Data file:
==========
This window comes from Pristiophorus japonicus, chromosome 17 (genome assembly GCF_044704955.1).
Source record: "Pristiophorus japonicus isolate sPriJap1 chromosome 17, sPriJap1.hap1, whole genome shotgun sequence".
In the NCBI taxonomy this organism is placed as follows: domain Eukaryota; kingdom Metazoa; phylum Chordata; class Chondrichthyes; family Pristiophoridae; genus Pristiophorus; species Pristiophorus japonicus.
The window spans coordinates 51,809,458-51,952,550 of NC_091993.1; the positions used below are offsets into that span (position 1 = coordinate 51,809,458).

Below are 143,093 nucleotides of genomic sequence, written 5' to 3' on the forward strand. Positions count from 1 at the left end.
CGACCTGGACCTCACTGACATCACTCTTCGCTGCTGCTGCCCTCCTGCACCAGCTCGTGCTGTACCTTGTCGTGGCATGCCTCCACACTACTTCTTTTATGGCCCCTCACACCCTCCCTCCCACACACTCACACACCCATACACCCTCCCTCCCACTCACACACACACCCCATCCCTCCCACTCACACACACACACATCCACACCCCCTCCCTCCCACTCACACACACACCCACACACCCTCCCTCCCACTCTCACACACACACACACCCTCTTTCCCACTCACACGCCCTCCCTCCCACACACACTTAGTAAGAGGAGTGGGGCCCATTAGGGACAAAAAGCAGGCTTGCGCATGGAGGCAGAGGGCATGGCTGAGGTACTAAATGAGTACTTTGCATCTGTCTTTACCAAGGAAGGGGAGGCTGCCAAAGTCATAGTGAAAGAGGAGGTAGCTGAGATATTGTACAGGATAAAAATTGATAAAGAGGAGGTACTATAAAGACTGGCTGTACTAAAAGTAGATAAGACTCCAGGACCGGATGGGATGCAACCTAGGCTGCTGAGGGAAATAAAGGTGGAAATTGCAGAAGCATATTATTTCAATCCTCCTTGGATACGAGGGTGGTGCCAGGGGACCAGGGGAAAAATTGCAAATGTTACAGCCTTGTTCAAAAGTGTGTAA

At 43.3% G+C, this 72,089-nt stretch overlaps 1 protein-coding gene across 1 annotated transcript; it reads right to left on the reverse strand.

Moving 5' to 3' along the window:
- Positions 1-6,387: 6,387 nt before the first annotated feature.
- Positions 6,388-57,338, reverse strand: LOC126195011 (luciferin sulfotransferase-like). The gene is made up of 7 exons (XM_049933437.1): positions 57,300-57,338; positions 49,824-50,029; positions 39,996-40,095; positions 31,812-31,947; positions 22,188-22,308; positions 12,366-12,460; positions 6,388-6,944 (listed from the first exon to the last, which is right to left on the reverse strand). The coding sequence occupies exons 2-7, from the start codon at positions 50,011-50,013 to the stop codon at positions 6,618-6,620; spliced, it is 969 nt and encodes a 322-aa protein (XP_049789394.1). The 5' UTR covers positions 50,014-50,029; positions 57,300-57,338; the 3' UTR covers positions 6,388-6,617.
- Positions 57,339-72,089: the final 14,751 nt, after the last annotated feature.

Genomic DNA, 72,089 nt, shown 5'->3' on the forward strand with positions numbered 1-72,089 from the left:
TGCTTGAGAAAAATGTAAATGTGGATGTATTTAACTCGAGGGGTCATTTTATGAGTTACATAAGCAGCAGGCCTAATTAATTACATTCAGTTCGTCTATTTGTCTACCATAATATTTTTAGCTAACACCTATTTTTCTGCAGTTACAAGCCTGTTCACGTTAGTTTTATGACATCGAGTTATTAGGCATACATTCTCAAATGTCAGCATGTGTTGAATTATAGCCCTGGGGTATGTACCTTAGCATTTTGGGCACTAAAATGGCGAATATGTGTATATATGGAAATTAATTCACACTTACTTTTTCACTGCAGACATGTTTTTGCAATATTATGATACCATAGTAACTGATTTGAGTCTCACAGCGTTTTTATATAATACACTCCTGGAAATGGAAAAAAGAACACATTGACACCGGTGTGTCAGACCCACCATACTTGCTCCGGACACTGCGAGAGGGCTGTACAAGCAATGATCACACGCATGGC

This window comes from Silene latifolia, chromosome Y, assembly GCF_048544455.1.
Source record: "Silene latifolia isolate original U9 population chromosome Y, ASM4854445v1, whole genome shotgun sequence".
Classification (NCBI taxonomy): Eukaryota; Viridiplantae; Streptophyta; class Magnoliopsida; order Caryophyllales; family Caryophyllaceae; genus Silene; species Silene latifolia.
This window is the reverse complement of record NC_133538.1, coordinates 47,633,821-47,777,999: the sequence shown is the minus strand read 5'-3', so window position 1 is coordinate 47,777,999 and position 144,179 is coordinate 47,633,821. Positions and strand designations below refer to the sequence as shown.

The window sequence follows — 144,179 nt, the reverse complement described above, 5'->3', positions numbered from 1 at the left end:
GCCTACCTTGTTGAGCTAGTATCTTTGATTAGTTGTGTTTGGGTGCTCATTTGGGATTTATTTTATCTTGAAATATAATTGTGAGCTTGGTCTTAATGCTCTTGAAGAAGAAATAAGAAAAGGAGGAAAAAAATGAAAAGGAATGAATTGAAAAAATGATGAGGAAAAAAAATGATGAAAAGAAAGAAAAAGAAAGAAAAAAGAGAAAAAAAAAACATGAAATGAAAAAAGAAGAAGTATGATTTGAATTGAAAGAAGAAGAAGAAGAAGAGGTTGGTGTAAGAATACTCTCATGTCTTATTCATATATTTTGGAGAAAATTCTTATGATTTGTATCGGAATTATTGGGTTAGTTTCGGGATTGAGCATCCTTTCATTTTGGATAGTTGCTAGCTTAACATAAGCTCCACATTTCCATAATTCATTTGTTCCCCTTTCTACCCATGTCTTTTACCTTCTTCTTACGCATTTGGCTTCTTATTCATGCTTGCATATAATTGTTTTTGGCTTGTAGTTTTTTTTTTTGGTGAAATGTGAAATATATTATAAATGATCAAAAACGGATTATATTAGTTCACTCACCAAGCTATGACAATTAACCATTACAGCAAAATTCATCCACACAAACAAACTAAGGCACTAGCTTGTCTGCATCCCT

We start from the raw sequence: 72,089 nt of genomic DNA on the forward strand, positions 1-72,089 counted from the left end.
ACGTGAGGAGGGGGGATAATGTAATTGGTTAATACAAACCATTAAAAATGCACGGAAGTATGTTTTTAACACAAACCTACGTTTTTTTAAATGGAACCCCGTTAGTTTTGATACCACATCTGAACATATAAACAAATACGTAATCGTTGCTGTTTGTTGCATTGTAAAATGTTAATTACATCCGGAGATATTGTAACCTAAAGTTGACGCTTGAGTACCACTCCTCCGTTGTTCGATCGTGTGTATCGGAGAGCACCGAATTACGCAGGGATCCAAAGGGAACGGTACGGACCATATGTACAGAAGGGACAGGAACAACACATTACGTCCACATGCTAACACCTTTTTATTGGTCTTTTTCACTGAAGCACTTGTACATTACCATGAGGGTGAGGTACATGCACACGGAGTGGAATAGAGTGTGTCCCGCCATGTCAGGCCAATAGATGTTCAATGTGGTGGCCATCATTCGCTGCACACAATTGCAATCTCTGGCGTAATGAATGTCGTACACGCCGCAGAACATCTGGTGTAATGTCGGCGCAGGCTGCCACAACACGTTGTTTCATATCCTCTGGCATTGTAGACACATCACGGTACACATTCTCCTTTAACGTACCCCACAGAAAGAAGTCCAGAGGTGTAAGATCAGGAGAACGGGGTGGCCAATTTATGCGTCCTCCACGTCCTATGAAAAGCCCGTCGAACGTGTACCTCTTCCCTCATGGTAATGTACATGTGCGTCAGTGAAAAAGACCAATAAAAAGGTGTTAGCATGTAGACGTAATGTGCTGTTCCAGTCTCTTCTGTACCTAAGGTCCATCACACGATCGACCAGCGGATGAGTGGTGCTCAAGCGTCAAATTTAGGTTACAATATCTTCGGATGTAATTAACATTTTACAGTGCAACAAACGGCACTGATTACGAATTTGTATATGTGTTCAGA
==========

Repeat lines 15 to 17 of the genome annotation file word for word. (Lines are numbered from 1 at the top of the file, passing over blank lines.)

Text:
Source record: "Silene latifolia isolate original U9 population chromosome Y, ASM4854445v1, whole genome shotgun sequence".
Classification (NCBI taxonomy): Eukaryota; Viridiplantae; Streptophyta; class Magnoliopsida; order Caryophyllales; family Caryophyllaceae; genus Silene; species Silene latifolia.
This window is the reverse complement of record NC_133538.1, coordinates 47,633,821-47,777,999: the sequence shown is the minus strand read 5'-3', so window position 1 is coordinate 47,777,999 and position 144,179 is coordinate 47,633,821. Positions and strand designations below refer to the sequence as shown.